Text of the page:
FCLTGlobal: FCLTGlobal’s research about investment risk explored the perspectives of communication, measurement, and behaviour. To what extent can asset owners manage reputation risk by communicating better and setting more accurate expectations with trustees?

Hetherton: Communication is certainly a critical part of managing your reputation. In many ways reputation risk is really about that gap between expectations and the perceptions that people have. Alongside communication though, you need to think about the relationships you have, the behaviors your organization is known for, and the perceptions stakeholders form.

It is important to be able to articulate what you are here to do, why you’re doing it, and how you are going about achieving it. You need to do that at the same time as understanding what expectations stakeholders have of you and what their perceptions of you are. Being able to understand that external perspective is an important part of then being able to frame your communication.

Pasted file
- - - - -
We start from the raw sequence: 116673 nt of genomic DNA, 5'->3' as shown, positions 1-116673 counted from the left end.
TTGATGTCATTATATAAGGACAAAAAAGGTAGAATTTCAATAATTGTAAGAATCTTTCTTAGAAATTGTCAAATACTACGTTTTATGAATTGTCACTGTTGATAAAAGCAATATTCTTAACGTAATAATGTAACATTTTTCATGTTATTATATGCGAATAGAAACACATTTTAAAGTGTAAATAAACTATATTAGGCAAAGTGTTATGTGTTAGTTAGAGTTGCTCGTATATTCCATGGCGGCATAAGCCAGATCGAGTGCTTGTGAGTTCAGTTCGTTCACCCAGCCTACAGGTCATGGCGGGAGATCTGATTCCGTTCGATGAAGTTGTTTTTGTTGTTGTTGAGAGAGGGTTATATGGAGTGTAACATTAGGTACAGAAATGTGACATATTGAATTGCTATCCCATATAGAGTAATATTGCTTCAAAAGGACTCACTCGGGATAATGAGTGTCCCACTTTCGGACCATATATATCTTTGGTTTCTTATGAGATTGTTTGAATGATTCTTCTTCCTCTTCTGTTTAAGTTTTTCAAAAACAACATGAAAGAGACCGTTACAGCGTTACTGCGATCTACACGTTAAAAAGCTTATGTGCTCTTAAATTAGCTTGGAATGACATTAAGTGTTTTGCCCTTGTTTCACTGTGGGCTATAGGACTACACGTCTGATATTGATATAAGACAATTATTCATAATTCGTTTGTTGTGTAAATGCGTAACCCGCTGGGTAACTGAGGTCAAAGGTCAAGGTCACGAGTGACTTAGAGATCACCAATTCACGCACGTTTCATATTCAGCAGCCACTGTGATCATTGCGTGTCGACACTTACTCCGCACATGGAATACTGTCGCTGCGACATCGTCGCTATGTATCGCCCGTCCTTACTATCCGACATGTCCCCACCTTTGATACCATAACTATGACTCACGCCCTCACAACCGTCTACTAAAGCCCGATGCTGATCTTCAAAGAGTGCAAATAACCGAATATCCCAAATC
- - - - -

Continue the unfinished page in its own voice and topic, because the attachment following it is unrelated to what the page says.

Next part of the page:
FCLTGlobal: Reputation really is a reflection of behavior as well. We all have innate behaviors, some of which are very long-term and some of which are more short-term. How do you manage some of our shorter-term behaviors and their potential effect on reputation?

Hetherton: We can do a lot to shape and encourage long-term behavior in the way that we commit to our purpose, nurture our culture, and promote our values. Avoiding group-think is one especially powerful mechanism. Seeking out and encouraging diversity of perspectives is really important to our business and investment program as well as being vital to helping us steward our reputation. It is essential for understanding different perspectives from different stakeholders.

I have found in conversation with other investors, both asset managers and asset owners, that organizations really benefit from having a framework for their reputation. A framework means being clear about who your stakeholders are, what their context is, what their expectations and perceptions are, the risks and opportunities that need managing, and the ways in which you can do so.

FCLTGlobal: Have you formalized a framework? How have you put it to work in the organization?